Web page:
Combat the effects of obesity

The power of the internet to wage war against unwanted weight? You bet.

The waist lines of the world have been getting progressively wider since the 1970s. As a result of this, our hip pockets are also bearing the brunt. A staggering $3 billion is spent every year in Australia on services to directly treat conditions that arise as a result of being obese or very overweight. Add to this the costs related to things such as loss of productivity, absenteeism and short-term disability, and that figure tops $20 billion each year. The financial reasons to lose weight are one thing and then there are the obvious health gains. Consider the numerous illnesses that are often associated with obesity. They ain't pretty. These encompass diabetes type 2, kidney disease, cardiovascular disease, heart disease, hypertension and increased risk of stroke.

Obesity has also been a key factor in affecting fertility rates. In women, it can interfere with ovulation, which makes it harder to fall pregnant. It has also contributed to an increased risk of complications being endured during pregnancy and labour. Whilst in men, obesity can lead to elevated levels of oestrogen, which upsets male reproductive function, impacting on the ability to conceive.

Being obese or considerably overweight is not something that occurs within a short space of time. Speak to anyone who can be understood in terms of these categories (with a Body Mass Index of over 30) and they'll tell you that the weight seemed to creep up steadily over time. Although shifting this weight is hard to do, it is not impossible. Even aiming for an initial moderate weight loss of between five and ten kilos, shed in the right circumstances, can be highly beneficial in kick-starting a renewed sense of health and wellbeing.

How the internet is helping in the fight against obesity.

People from all corners of the world are using the internet more and more, not only to access information but to trigger lifestyle changes through online forums and by using the integrated tools available in online fitness programs - just like the nifty ones on the wellness hub that members are able to use 24/7!

Although some governments in countries where obesity is prevalent (America, Australia, Britain) have been trying to implement their own programs via the media to promote better nutrition and physical activity, these have not been having the desired effect in reducing numbers of the population who can be classified as obese.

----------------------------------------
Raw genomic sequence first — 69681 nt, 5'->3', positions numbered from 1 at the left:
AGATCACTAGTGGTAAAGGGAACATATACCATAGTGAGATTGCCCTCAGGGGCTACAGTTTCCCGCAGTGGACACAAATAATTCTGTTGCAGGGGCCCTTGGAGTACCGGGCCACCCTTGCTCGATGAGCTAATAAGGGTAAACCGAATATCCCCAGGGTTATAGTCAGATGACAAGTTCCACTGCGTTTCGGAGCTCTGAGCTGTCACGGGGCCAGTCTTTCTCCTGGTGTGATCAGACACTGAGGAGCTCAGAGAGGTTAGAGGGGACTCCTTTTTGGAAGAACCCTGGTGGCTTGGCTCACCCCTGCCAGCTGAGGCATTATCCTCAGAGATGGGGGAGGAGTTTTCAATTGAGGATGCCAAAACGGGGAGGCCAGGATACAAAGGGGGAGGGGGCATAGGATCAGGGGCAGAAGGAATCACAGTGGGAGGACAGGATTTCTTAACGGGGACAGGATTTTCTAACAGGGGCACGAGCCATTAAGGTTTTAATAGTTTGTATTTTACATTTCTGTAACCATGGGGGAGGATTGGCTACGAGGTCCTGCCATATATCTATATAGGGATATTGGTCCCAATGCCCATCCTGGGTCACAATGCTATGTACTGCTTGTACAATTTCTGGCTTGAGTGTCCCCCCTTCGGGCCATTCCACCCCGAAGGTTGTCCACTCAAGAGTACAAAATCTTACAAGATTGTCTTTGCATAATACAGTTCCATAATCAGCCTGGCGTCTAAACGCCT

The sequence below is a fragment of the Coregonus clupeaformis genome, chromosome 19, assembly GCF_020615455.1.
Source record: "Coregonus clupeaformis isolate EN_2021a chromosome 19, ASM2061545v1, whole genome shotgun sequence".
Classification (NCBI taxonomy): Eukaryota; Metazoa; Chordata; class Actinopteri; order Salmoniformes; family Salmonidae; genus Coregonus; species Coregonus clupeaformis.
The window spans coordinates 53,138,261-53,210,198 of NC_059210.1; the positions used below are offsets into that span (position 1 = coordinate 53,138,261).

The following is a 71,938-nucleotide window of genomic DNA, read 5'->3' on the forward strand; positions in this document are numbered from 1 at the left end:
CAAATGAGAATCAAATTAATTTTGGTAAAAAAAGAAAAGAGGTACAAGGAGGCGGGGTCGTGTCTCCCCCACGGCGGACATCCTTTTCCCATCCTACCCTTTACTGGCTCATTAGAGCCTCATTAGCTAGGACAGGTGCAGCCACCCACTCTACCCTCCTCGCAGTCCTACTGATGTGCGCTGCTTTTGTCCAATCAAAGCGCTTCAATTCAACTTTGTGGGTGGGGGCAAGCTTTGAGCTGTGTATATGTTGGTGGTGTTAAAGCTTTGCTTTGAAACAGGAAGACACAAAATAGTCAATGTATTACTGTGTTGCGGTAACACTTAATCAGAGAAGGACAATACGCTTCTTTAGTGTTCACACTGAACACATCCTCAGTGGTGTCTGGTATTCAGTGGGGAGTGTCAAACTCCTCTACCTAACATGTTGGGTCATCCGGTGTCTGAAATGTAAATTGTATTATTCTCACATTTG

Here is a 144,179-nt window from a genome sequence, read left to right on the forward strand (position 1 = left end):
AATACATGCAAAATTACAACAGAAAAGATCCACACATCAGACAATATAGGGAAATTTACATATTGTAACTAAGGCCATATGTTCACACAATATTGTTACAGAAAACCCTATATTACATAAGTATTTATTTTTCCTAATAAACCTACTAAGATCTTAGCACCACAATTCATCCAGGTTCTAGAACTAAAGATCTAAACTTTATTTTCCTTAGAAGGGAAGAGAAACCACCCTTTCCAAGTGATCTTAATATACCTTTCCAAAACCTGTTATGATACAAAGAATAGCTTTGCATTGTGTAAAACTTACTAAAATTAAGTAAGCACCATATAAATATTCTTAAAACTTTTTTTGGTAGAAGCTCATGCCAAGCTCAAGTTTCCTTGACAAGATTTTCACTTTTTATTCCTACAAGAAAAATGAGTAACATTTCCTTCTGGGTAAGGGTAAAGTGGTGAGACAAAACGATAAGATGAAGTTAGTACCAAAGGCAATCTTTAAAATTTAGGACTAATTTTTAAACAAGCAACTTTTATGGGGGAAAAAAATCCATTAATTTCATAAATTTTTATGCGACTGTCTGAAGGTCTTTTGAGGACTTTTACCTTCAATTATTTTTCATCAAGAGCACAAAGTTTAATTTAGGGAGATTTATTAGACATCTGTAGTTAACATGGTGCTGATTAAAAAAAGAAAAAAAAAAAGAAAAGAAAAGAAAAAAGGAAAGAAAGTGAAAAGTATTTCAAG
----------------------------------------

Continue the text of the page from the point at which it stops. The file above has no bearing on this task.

The suggestion is that there are simply not enough incentives for many to feel encouraged to consistently follow through to reach a positive outcome.

This is where the internet has exceeded expectations.
Online wellness programs allow for greater accountability, whereby members feel in charge of their progress. Rather than by being dictated to by a third party who may not appear entirely sympathetic with their plight, there is more scope given over for ‘checking in' on oneself, and monitoring progress regularly from the comfort of home. Being severely overweight can bring about crippling self-esteem. These online programs allow for a safe environment from which to leisurely explore dietary and fitness alternatives, rather than having to rely on constant face-to-face contact, which in those crucial first phases of a weight-loss program can bring about heightened levels of anxiety that can impinge on progress.

This ability to educate the self at will, and increase a knowledge base about lifestyle choices, results in improved behavioural outcomes. That is people are more likely to be prompted into action through information that is readily accessible and encountered according to personal interests and needs. Keeping track of individual progress becomes an enjoyable part of the lifestyle change - a bit like updating a blog or a profile page - rather than being regarded as a laborious task. The incentive to keep this up comes partly through visualising and tracking results, coupled with being able to log on and have unlimited use of online features which enable engagement with and encouragement from others. One becomes part of a ‘wellness community', and is able to share weight-loss tales and advice with others who may be in a similar boat.

It may seem ironic that the internet, which is more often connected with sedentary pursuits, has the capacity to effect change through action. However it has been monumentally successful as a tool which in itself can promote activity and spur motivation. Think of the revolutionary world events that have taken place recently as a result of online social networks. If the net can be a source used to topple a government, then it surely can be capable of toppling unwanted weight on one individual!

Written by Cassandra Duell

What's on

Join Willows


Upcoming Events

March 20th  International Day of Happiness


What is your wellbeing goal
for 2020?

Kylie - QLD
Commitment to my own wellbeing, not just that of others